(Human Rights Watch)

Professor John Knox
Special Rapporteur on human rights and the environment
Office of the UN High Commission for Human Rights
OHCHR-Palais Wilson CH-1211
Geneva 10, Switzerland

Dear Professor Knox,

I’m writing on behalf of Human Rights Watch to raise concerns regarding a law adopted by the Polish Parliament in January 2018 that we believe will hamper the rights of environmental activists to protest and subject them to government surveillance at the December 2018 UN climate change conference in Katowice, Poland.

As you are aware, Poland holds the presidency for the 24th Conference of the Parties to the UN Framework Convention on Climate Change (COP24), a conference that is anticipated to lead to important decisions regarding the implementation of the Paris Agreement and that will have profound impacts on communities around the world.

Throughout your career as Special Rapporteur on human rights and the environment, you have highlighted the importance of public participation in environmental decision-making processes. Given the already limited opportunities for effective public participation in the UNFCCC process, the preservation of civic space in and around COP24 is of utmost importance.

Article 22 of the Polish law explicitly forbids spontaneous demonstrations in Katowice during the climate talks, which will make it difficult for members of the public and civil society to respond to developments at the negotiations.

Furthermore, Article 17.1 of the law allows Polish police to obtain, collect, and analyze personal data about registered conference participants and people associated with its organization, without judicial oversight or their knowledge and consent. We are concerned that these measures could be used to spy on environmental activists and indigenous leaders participating in COP24.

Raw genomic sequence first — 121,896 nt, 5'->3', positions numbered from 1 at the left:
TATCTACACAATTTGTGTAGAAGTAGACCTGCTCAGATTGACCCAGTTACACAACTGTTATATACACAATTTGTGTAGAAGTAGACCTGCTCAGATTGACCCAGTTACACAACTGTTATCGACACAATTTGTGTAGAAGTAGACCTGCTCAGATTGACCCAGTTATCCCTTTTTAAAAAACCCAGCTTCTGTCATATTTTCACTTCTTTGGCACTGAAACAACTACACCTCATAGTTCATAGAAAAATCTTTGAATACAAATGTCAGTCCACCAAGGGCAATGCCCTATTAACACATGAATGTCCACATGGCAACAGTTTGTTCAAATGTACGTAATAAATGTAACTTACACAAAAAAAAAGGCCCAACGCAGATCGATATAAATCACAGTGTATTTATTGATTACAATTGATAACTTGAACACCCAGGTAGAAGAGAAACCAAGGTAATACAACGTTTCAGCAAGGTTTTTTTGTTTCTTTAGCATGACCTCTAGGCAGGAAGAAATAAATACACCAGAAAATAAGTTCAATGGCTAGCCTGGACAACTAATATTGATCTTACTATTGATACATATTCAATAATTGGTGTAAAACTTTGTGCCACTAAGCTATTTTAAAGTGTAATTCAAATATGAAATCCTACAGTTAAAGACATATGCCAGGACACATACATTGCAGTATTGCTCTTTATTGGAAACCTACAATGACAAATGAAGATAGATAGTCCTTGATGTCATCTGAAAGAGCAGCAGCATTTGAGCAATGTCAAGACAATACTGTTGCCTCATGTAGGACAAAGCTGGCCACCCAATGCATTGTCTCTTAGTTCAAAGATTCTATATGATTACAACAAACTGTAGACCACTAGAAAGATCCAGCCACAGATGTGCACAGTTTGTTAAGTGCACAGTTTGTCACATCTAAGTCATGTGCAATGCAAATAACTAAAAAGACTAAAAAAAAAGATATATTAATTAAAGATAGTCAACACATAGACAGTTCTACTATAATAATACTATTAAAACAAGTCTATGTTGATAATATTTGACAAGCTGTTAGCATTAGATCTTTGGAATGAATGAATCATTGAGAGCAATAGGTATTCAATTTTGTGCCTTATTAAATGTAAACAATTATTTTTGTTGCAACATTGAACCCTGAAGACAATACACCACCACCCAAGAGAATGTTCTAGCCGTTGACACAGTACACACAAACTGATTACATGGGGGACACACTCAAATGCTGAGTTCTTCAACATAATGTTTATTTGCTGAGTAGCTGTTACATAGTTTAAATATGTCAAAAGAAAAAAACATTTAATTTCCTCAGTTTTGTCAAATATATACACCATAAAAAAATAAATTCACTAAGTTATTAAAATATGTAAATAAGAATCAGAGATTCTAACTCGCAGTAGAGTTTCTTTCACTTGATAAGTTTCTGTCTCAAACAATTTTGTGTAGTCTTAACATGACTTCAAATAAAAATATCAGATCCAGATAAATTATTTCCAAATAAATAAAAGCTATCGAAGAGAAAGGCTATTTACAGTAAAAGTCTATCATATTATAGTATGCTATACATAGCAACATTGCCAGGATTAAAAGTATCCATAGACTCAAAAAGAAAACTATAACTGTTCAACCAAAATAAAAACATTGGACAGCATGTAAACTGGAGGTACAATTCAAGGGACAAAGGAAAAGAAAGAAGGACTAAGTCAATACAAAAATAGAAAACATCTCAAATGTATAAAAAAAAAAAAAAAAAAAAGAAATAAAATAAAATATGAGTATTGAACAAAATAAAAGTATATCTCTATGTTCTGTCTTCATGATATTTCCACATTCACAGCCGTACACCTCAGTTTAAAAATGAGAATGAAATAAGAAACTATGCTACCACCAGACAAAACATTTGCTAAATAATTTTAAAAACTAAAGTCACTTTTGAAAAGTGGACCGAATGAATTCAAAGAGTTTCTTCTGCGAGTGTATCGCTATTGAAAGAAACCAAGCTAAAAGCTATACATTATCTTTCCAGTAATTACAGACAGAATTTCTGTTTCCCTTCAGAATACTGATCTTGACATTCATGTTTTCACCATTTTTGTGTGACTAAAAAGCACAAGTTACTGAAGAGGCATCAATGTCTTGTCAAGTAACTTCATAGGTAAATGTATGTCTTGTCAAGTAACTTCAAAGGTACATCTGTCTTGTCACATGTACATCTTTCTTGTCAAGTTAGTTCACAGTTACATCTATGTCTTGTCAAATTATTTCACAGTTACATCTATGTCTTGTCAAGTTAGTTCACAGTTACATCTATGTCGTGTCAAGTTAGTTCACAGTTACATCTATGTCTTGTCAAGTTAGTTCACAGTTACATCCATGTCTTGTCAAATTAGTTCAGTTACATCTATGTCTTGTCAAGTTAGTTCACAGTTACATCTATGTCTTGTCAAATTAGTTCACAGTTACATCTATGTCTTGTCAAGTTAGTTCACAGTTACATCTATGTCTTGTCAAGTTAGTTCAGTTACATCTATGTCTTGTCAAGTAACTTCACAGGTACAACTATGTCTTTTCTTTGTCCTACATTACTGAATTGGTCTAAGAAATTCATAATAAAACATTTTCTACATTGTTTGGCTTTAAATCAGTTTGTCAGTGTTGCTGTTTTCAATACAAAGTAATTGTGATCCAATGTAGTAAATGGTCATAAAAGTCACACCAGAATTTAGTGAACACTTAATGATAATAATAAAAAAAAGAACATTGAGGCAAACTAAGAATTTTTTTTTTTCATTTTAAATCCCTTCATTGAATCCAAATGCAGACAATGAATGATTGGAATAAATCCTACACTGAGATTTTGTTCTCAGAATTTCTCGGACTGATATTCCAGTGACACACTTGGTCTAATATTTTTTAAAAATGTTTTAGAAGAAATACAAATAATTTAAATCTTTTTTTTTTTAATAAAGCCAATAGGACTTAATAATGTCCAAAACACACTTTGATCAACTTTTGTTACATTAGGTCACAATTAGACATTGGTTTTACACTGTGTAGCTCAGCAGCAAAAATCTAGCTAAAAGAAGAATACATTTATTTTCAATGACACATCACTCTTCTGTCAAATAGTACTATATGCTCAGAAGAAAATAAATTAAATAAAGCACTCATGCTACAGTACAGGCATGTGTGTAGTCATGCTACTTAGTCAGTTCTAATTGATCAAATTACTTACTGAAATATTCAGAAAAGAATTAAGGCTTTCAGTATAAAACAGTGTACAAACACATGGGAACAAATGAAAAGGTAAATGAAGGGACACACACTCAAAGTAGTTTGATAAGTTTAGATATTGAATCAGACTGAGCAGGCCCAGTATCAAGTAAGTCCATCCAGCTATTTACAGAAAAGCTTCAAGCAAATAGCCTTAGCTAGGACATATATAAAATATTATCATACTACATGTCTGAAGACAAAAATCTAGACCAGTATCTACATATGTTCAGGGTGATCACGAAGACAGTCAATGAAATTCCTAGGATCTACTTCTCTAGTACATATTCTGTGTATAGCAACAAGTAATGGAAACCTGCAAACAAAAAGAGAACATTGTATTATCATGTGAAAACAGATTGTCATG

These aspects of the law are particularly concerning to us for two reasons. First, because it contributes to the closing of civic space that we are seeing in Poland and worldwide. Human Rights Watch has previously documented how the Polish government changed its law of assemblies to give priority to government-approved demonstrations and ban related counter-protests.

Second, the law is emblematic of the particular challenges faced by environmental defenders across the globe as they are harassed, threatened, and killed for their activism.

While we recognize that the Polish government has a legitimate interest in ensuring the security of conference participants, we believe that the measures laid out in this new law will unreasonably curtail the rights of environmental activists and effective public participation of civil society at COP24.

Moreover, the law appears to threaten the realization of Articles 3.7 and 3.8 of the Aarhus Convention, to which Poland is a party. Article 3.7 states that “parties should promote the application of the principles of this Convention in international environmental decision-making processes….” The Parties to the Aarhus Convention have repeatedly recognized the importance of ensuring public participation in international forums. Article 3.8 of the Convention provides that state parties “shall ensure that persons exercising their rights in conformity with the provisions of this Convention shall not be penalized, persecuted or harassed in any way for their involvement.”

As you have previously noted, the duty to facilitate public participation in environmental decision-making processes correspond with civil and political rights, including the rights to freedom of expression and assembly. And this duty extends to the rights to a healthy environment, to life, to health, to property, and others. In order to craft nuanced, adequate, and rights-respecting policies that protect the environment, members of the public and civil society need to be able to effectively participate in decision-making processes relating to climate change.

We urge you in your capacity as the Special Rapporteur on human rights and the environment to assess the Polish law and to express concerns over its broader implications for environmental rights.

Please do not hesitate to contact me if you require any additional information or would like to discuss further.

Sincerely,

Marcos Orellana
Director
Environment and Human Rights Division
Human Rights Watch


Artcile by Human Rights Watch

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